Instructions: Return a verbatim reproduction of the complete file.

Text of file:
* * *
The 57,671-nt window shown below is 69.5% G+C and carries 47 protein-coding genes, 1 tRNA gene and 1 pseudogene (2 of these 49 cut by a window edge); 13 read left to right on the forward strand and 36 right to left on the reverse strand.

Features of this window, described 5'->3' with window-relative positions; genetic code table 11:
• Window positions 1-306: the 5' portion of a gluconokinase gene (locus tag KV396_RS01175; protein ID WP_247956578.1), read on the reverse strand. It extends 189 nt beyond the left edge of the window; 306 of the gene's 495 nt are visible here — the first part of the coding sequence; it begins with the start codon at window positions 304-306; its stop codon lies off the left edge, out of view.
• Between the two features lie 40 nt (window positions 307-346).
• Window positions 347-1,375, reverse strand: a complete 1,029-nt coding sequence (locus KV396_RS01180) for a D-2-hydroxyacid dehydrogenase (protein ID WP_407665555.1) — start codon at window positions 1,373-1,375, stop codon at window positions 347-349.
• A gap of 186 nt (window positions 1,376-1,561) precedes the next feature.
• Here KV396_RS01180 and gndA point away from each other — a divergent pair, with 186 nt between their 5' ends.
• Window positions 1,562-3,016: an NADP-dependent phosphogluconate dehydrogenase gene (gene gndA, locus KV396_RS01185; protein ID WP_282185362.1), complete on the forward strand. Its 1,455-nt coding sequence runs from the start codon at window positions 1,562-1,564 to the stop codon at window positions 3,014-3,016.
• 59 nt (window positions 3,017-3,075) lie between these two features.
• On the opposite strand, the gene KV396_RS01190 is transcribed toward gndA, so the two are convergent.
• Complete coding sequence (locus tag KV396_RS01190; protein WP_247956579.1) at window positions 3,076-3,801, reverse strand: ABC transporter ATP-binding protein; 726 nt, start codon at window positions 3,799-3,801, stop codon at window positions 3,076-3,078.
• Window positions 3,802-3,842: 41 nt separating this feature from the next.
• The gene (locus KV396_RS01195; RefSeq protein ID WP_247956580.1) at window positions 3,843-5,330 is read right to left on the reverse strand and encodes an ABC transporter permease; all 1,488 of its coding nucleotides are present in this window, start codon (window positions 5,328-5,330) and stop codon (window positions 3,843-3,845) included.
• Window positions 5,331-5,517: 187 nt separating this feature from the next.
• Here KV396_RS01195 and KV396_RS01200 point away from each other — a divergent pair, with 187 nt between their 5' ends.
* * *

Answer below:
The 57,671-nt window shown below is 69.5% G+C and carries 47 protein-coding genes, 1 tRNA gene and 1 pseudogene (2 of these 49 cut by a window edge); 13 read left to right on the forward strand and 36 right to left on the reverse strand.

Features of this window, described 5'->3' with window-relative positions; genetic code table 11:
• Window positions 1-306: the 5' portion of a gluconokinase gene (locus tag KV396_RS01175; protein ID WP_247956578.1), read on the reverse strand. It extends 189 nt beyond the left edge of the window; 306 of the gene's 495 nt are visible here — the first part of the coding sequence; it begins with the start codon at window positions 304-306; its stop codon lies off the left edge, out of view.
• Between the two features lie 40 nt (window positions 307-346).
• Window positions 347-1,375, reverse strand: a complete 1,029-nt coding sequence (locus KV396_RS01180) for a D-2-hydroxyacid dehydrogenase (protein ID WP_407665555.1) — start codon at window positions 1,373-1,375, stop codon at window positions 347-349.
• A gap of 186 nt (window positions 1,376-1,561) precedes the next feature.
• Here KV396_RS01180 and gndA point away from each other — a divergent pair, with 186 nt between their 5' ends.
• Window positions 1,562-3,016: an NADP-dependent phosphogluconate dehydrogenase gene (gene gndA, locus KV396_RS01185; protein ID WP_282185362.1), complete on the forward strand. Its 1,455-nt coding sequence runs from the start codon at window positions 1,562-1,564 to the stop codon at window positions 3,014-3,016.
• 59 nt (window positions 3,017-3,075) lie between these two features.
• On the opposite strand, the gene KV396_RS01190 is transcribed toward gndA, so the two are convergent.
• Complete coding sequence (locus tag KV396_RS01190; protein WP_247956579.1) at window positions 3,076-3,801, reverse strand: ABC transporter ATP-binding protein; 726 nt, start codon at window positions 3,799-3,801, stop codon at window positions 3,076-3,078.
• Window positions 3,802-3,842: 41 nt separating this feature from the next.
• The gene (locus KV396_RS01195; RefSeq protein ID WP_247956580.1) at window positions 3,843-5,330 is read right to left on the reverse strand and encodes an ABC transporter permease; all 1,488 of its coding nucleotides are present in this window, start codon (window positions 5,328-5,330) and stop codon (window positions 3,843-3,845) included.
• Window positions 5,331-5,517: 187 nt separating this feature from the next.
• Here KV396_RS01195 and KV396_RS01200 point away from each other — a divergent pair, with 187 nt between their 5' ends.